The layers 6, 1 and 101 are then etched in succession, for example using a directional plasma etching process called dry anisotropic etching. To do this, ions are accelerated parallel to the direction of the arrow D, in the opposite sense thereto, and are sent against the upper surface of the circuit. A resist mask (not shown) was formed beforehand on the upper surface of the circuit, above a region P of the surface S of the substrate. The region P is intended to support the final transistor. In the embodiment described here, the region P corresponds to the desired place for the final transistor on the substrate 100. The dimensions of the region P, parallel to the surface S, are, for example, about 3 microns by 3 microns. To obtain a precisely defined etching profile, a mask support layer (not shown) may be placed on the layer 6. The support may, for example, be made of silica and have a thickness of about 50 nanometers. It may be obtained by low-pressure chemical vapour deposition (LPCVD) using tetraethoxysilane (Si(OC2H5)4) precursor. The layers 6, 1 and 101 are etched outside the region P.
The etching is continued after the surface S has been reached, so as to overetch down to a depth z, for example of 10 nanometres. thus, the upper surface of the substrate 100 is lowered outside the region P relative to the inside of said region P. In case of possible irregularities in the thickness of the layer 101 and/or of the layer 1, this lowering prevents residues of temporary material from remaining outside the region P, and prevents such residues from obstructing correct continuation of the production of the transistor. The lowering also makes it possible to avoid operating disparities between different transistors produced in the same fashion.
The resist mask and the optional support layer are removed after the etching. The configuration illustrated in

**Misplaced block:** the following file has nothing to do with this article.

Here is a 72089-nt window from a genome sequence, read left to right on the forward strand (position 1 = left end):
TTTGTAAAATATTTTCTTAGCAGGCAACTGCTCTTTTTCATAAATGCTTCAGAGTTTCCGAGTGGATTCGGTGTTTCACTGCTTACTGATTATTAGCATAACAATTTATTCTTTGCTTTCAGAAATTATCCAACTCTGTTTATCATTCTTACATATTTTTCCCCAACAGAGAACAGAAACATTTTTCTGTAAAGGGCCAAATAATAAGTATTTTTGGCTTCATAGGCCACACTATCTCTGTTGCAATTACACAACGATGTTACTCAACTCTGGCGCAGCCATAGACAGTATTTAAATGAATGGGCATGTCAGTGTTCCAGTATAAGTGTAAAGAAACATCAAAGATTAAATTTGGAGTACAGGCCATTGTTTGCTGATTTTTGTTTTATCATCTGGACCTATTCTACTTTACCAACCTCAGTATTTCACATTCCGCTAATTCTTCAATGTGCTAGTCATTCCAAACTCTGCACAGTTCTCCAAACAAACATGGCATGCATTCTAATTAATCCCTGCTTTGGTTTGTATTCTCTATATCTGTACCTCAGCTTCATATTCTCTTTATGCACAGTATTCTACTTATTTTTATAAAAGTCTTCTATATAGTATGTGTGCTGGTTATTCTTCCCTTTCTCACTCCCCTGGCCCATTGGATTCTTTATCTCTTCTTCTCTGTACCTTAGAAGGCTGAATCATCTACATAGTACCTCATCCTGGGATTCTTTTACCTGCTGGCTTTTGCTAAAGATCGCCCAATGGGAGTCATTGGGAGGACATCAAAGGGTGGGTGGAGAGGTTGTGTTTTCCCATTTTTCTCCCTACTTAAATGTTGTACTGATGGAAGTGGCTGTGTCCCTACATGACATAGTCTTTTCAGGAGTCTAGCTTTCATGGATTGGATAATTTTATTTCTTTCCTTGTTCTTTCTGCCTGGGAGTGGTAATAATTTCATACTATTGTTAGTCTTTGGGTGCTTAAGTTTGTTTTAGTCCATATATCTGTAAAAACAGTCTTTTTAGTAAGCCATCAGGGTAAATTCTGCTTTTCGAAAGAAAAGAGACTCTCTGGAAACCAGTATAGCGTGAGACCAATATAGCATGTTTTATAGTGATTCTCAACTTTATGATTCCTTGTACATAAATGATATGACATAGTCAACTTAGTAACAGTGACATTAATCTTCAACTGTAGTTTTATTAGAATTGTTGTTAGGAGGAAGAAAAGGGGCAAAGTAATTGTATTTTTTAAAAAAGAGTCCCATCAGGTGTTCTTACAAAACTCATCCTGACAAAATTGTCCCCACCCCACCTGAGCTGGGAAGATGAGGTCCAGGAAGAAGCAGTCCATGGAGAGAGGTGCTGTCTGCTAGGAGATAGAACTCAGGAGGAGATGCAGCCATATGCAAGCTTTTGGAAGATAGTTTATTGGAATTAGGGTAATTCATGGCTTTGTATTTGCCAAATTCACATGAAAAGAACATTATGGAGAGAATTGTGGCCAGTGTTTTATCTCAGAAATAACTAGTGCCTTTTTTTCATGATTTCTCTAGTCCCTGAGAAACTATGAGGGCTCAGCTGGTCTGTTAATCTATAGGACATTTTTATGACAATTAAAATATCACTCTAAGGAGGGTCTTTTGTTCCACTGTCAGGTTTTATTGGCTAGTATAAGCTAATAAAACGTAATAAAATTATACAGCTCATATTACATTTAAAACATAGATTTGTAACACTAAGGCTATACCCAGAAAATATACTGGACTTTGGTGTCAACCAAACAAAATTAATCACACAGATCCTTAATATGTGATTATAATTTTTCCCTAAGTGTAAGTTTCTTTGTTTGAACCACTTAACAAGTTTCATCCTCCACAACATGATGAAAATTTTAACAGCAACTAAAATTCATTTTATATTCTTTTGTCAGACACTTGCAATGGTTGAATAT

The circuit is covered with a second stop layer (not shown) made of silica (SiO2), and then with a second layer of an oxygen-impermeable material. The second layer of oxygen-impermeable material may also be made of silicon nitride (Si3N4). It is etched anisotropically, along the opposite direction to that of the arrow D, in accordance with the method known for producing spacers. An oxygen-impermeable peripheral coating is thus obtained, in the form of a spacer 7 that covers the lateral faces of the stack. In particular, the spacer 7 completely covers the lateral surface of the layer 1.
The circuit is then heated up to about 1050° C., in the presence of oxygen, for a time of about 30 seconds. Another oxidizing gas may be used as a complement to or instead of oxygen, such as carbon dioxide (CO2) or nitrous oxide (NO2), provided that the portion 6 and the spacer 7 are also impermeable to these gases. The exposed upper surface of the substrate 100 is thus oxidized, outside the region P and outside a part of the upper surface of the substrate 100 located around the region P and corresponding to the thickness of the spacer 7.
The layer 5 thus formed has good electrical insulation properties: it constitutes a layer of increased electrical insulation. This thermal oxidation step does not impair the materials of the portions 1 and 101. This is because the portions 1 and 101 are isolated from contact with the oxidizing gas by the portion 6 that constitutes an upper coating of the portion 1 and by the spacer 7 that constitutes a barrier against diffusion of the oxidizing gas in directions parallel to the surface S. Thus, the semiconducting material of the portion 1 is protected. Its electrical conduction properties remain unchanged. Furthermore, the possibility of selectively removing the temporary material from the portion 101 is preserved.